(3) whether the EDB had liaised with the various school sponsoring bodies before and after issuing the invitation letters; if so, of the details; whether the EDB can provide the relevant records and copies of the invitation letters;
(4) of the total numbers of invitation letters issued and reply slips received by the EDB; the number of school sponsoring bodies which indicated in the reply slips they returned that the schools under their sponsorship would arrange for the live broadcast of the seminar, and the number of schools involved; whether it knows the number and level of students arranged to watch the live broadcast by each of those schools;
(5) whether it knows the number of school sponsoring bodies which had not returned the reply slips but the schools under their sponsorship had arranged for the live broadcast of the seminar, and the number of schools involved; the number and level of students arranged to watch the live broadcast by each of those schools;
(6) of the respective numbers of schools which (i) requested for and (ii) obtained technical support provided by the EDB for broadcasting live the seminar;
(7) whether the EDB had requested the schools which broadcast live the seminar to distribute worksheets to their students, and whether the EDB had (i) issued guidelines on or (ii) examined the contents of the worksheets in advance; if so, of the details;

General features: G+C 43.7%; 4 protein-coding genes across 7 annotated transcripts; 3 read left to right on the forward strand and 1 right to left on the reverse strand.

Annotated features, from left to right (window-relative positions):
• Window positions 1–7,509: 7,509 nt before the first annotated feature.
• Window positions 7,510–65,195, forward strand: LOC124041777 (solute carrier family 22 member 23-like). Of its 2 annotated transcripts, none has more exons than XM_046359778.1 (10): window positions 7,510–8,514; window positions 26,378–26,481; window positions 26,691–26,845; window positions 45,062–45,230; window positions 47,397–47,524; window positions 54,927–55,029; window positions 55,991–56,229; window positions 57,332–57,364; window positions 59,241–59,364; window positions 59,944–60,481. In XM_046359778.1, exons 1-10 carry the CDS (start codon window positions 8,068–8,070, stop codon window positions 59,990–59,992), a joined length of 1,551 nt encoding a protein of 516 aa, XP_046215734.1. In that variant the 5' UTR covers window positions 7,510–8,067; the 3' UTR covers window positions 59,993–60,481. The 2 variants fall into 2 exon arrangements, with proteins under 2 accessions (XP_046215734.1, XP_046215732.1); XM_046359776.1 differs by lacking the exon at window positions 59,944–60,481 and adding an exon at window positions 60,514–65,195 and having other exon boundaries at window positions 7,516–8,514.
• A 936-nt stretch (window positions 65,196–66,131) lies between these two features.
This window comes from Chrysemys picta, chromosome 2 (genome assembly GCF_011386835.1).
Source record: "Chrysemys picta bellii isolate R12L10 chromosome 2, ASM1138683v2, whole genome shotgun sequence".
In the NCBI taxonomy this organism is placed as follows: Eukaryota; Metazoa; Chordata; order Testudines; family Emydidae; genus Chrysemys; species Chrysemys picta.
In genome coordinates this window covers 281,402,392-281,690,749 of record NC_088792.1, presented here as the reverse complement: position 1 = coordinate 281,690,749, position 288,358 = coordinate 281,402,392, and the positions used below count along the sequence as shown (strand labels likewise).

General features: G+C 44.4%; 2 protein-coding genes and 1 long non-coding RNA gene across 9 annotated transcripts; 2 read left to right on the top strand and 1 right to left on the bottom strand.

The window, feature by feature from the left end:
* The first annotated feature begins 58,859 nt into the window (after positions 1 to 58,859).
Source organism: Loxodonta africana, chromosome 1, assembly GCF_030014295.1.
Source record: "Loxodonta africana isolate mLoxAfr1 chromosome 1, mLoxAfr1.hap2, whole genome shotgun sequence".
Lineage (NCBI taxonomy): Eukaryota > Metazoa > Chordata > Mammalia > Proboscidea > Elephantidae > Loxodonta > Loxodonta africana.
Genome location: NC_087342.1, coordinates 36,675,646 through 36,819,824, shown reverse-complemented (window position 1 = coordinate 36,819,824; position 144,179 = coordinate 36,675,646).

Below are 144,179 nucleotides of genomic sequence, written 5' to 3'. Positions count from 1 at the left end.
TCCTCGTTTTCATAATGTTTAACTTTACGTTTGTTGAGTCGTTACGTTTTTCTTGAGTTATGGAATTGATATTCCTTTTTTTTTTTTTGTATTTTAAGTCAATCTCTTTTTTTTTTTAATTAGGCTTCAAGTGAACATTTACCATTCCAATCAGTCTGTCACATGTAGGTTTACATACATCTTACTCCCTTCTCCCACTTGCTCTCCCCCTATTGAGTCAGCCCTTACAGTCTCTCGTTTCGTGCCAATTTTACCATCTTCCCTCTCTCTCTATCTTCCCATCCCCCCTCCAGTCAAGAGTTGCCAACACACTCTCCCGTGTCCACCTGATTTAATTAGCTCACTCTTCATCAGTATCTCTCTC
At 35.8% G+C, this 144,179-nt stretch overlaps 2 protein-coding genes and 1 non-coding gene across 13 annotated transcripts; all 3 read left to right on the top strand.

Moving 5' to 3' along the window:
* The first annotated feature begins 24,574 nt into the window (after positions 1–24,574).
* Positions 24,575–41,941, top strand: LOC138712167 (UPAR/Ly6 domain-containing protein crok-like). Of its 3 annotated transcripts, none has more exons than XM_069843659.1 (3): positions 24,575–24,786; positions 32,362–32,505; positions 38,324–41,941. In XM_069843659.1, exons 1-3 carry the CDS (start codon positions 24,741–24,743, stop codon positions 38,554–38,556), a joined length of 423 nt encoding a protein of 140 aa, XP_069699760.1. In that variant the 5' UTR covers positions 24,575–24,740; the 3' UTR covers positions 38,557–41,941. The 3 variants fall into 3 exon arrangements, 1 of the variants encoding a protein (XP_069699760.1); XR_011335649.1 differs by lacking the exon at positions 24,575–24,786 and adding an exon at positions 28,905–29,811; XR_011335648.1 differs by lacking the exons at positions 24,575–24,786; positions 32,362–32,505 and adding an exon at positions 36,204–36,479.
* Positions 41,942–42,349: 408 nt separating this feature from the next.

(8) whether the EDB has reviewed the effectiveness of the live broadcast in question; if so, of the outcome of and the criteria adopted for the review;
(9) whether the EDB has plans to regularise the arrangement for secondary schools to broadcast live the speeches delivered by Mainland and Hong Kong officials live on campus and extend it to all schools in the territory; and
(10) whether the EDB will include the worksheet related to the content of a live broadcast as one of the means of assessment for the Liberal Studies subject; if so, of the reasons for and the details of that?
​     My consolidated reply to the questions raised by the Hon Tanya Chan is as follows:
​     The Basic Law has been formulated to prescribe the system of the Hong Kong Special Administrative Region (HKSAR) in accordance with the Constitution of our country while taking into account the realistic circumstances of the HKSAR. It is a constitutional legal document promulgating the basis of the legislation in the HKSAR. The Basic Law is relevant to the daily lives of Hong Kong residents, hence it is the natural responsibility of school education to enable students to understand the Basic Law.